Scotland’s Quest for Independence

Photograph: Alamy

Samuel Kim, Reporter

Hang on for a minute...we're trying to find some more stories you might like.

Email This Story

In September, news buzzed about Scotland’s possible independence from the United Kingdom. There were many speculations about the final decision, but Scotland decided to remain a member of the United Kingdom.

Scotland was divided into two factions: one that called for independence from the United Kingdom, and one that wanted to remain a member of the UK. Both sides had their advantages and pitfalls.


Most laws enforced in Scotland are decided and passed in England. A lot of the time, the rules only take into consideration the effect the laws can have on English citizens, not Scottish citizens. Therefore, if Scotland had its own government, it would be able to pass laws that would more directly pertain to the Scottish citizenry. In addition, the House of Lords (the senior committee of the legislative branch) is mostly taken up by Bishops from the Church of England, and is very conservative. Scotland strongly embodies a democratic ideology, so if they were independent, they would be able to form their own government.

A big issue is the stock of nuclear missiles currently residing in Scotland. The missiles belong to the United Kingdom and are stationed in Scotland, but the Scottish National Party (SNP) strongly embraces an anti-nuke policy.  Therefore, had Scotland voted for independence, the SNP would have been able to move the unwanted weapons to England.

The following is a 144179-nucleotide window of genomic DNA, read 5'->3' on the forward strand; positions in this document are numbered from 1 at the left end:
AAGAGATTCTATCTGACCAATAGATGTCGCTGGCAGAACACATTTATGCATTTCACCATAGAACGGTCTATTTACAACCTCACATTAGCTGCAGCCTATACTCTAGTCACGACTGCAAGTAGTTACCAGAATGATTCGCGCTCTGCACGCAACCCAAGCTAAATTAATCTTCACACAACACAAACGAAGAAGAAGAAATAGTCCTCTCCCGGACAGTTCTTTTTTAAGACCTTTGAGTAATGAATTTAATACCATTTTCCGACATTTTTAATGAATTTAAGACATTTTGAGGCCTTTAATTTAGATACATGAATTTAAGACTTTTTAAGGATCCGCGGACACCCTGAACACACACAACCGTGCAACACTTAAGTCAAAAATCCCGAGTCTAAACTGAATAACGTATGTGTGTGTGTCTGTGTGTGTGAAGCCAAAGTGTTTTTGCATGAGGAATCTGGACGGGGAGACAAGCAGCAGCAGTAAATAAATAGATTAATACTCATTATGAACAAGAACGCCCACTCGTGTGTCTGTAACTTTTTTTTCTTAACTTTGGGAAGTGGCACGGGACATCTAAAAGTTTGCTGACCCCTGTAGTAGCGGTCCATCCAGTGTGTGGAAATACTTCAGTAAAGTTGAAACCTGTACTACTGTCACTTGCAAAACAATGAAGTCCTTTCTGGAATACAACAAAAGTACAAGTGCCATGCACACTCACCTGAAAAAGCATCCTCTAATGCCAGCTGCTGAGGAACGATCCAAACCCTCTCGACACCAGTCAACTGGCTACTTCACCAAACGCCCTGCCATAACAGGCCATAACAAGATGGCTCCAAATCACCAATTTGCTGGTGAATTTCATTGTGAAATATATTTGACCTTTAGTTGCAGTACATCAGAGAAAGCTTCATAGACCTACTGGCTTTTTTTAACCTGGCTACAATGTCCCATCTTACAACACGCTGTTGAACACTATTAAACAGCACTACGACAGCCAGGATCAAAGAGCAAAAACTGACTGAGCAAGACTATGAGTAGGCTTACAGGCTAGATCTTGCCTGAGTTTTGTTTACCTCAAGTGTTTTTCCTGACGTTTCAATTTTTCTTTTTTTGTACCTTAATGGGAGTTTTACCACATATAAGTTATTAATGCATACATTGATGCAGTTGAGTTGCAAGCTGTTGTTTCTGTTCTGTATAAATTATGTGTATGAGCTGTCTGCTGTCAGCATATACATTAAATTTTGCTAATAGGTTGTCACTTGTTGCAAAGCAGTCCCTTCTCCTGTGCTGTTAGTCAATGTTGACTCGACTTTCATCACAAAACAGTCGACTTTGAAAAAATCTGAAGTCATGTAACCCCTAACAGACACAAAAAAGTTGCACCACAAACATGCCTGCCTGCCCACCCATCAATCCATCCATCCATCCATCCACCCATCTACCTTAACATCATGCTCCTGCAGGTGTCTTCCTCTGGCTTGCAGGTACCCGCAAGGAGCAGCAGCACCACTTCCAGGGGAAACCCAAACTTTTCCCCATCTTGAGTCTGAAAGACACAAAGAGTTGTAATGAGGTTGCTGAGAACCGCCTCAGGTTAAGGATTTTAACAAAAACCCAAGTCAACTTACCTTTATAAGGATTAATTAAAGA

Scotland would also have a much stronger economy if they were independent. Scotland has a vast amount of oil, and if they were independent, they would benefit wholly from the profits from the oil.


Despite the advantages of being independent of the United Kingdom, there also would have been downsides if Scotland decided to break away. Scotland relies heavily on the United Kingdom for political power and influence. Had Scotland declared independence, they would most likely have had to reapply for admission to the European Union. Since many European governments are grappling with separatist movements of their own, they would most likely not provide Scotland’s admission. Hence, Scotland would lose its vital bonds and relations with other nations, which could prove detrimental.

Another big disadvantage of being independent of the United Kingdom is finding a new currency. An independent Scotland cannot use the Euro or the pound, so it would have to introduce a new currency. Doing so will cause great economic turmoil, because the government would have to reduce public spending greatly.

Although Scotland decided to remain a member of the United Kingdom, the debate still continues. Scotland will likely keep pushing for autonomy within the UK, which may lead to more fiscal independence.

Print Friendly, PDF & Email